I had been looking forward to this exhibition since it was announced last year. Despite it being rather an expensive venue (£7, compared to many other London museums being free) the Fashion and Textile Museum is an important source of inspiration and one that really does its best for the sewing, knitting and textile community in London.
I love the Josef Frank fabrics which have been stocked in Liberty for as long as I can remember. The colourful organic style of the fabrics appealed to both me and Nick (and it is not always easy to get agreement on style with one’s partner) and when we first decorated our flat in neutral shades with cherry wood furniture Nick wanted some colour and pattern. So we bought some off cuts at Liberty and I made cushion covers. We also bought a couple of trays that are very handy and nice. And when we had a chance to go to Stockholm for a conference we went to the shop and bought some more small pieces – the fabric is not cheap but it is really something special.
In addition, to put the top hat on it for me, Frank as an architect was responsible for some very interesting and enlightened designs for public and social housing. Here is a good article that gives great context.
So the exhibition was something of a pilgrimage for us, as we were keen to know more.
The exhibition celebrates the work of Austrian architect Josef Frank (1885-1967), exhibiting his paintings alongside his fabulous textile designs.
There were also some interesting drawings of “fantasy houses” he designed for his friends. These were pretty interesting but impossible to photograph. He fled Austria due to the rise of the Nazis in 1933 and settled in Stockholm with his Swedish wife Anna. He is widely regarded as Sweden’s most influential designer. I think the designs have a clear Scandinavian feel – especially in terms of the scale of the pattern, the use of organic forms and the colour palette. But they seem to have another element – a challenging, modern take on how to live I think. He designed homes that were functional, but also comfortable and personalised. Not for him the beige, ultra tidy lifestyle, but rather one where you feel at home. Throughout the exhibition one is invited to sit on chairs covered by his fabrics.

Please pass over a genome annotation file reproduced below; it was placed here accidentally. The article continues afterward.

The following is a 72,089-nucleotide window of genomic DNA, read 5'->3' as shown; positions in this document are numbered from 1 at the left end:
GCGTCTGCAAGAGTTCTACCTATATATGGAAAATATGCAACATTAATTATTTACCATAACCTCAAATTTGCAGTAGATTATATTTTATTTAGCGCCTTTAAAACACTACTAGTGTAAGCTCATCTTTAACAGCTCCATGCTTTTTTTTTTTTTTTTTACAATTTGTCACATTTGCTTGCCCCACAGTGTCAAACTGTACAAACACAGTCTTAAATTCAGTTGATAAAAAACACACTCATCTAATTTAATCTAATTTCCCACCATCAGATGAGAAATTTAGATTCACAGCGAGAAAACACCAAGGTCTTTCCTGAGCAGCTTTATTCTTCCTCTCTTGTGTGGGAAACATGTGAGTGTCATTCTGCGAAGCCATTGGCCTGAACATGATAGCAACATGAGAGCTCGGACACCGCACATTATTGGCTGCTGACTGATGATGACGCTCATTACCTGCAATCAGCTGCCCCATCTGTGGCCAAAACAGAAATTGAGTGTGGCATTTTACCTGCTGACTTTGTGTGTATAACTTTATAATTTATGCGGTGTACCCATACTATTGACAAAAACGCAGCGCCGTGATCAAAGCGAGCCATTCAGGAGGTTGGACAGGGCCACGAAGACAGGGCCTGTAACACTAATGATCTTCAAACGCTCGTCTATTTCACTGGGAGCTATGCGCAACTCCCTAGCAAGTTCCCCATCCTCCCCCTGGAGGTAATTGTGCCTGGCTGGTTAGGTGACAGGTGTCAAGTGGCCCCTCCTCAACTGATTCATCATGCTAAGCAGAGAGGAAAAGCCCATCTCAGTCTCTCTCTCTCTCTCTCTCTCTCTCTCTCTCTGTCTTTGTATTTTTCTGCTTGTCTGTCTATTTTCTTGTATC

Here are some of the fabrics – and their stories. The earliest print featured in the exhibition was rather delicate and protected with glass. You can see how the leaves pattern was applied with the first block and then the dark red branches were printed on top.
This next one from 1925-30 (which I have at home) is called Mirakel (miracle). This is strongly influenced by William Morris, although it is also very much modernised. The black background and the use of complementary colours really makes it a vibrant print.
The next one Mille Fleurs, which is considerably later (1940) loses the joined-up-ness of the earlier prints. I like it slightly less as it looks more like a text-book rather than a fantasy garden. In fact Joseph Frank did use reference books – richly illustrated scientific books, maps and historical tomes – to help create a sense of verisimilitude. Mille Fleurs means “thousands of flowers” in French, and the name and idea come from medieval French tapestries where floral backgrounds leant a romantic and colourful context to the embroidery. I found this an interesting print as it is created from relatively small wood blocks that make up a very large pattern.
Finally US Tree (1943-45). Frank moved to New York during the Second World War with his American wife and this design was influenced by the very different types of tree he encountered in the States. I don’t know about you but I often find the trees abroad very different to what I am used to – especially in Australia, but also in America. While I think we expect people to speak and look different, and the architecture and towns to looks different, It is very shocking to encounter tree species that you could not have imagined before. You grow up with trees and somehow consider then immutable and eternal (silly, I know). Nevertheless Frank had the same experience and used field manuals to discover more about US trees. In this design he created a tree with 20 different fruits, leaves and flowers, sharing the branches. Maybe America’s diversity was being celebrated here. .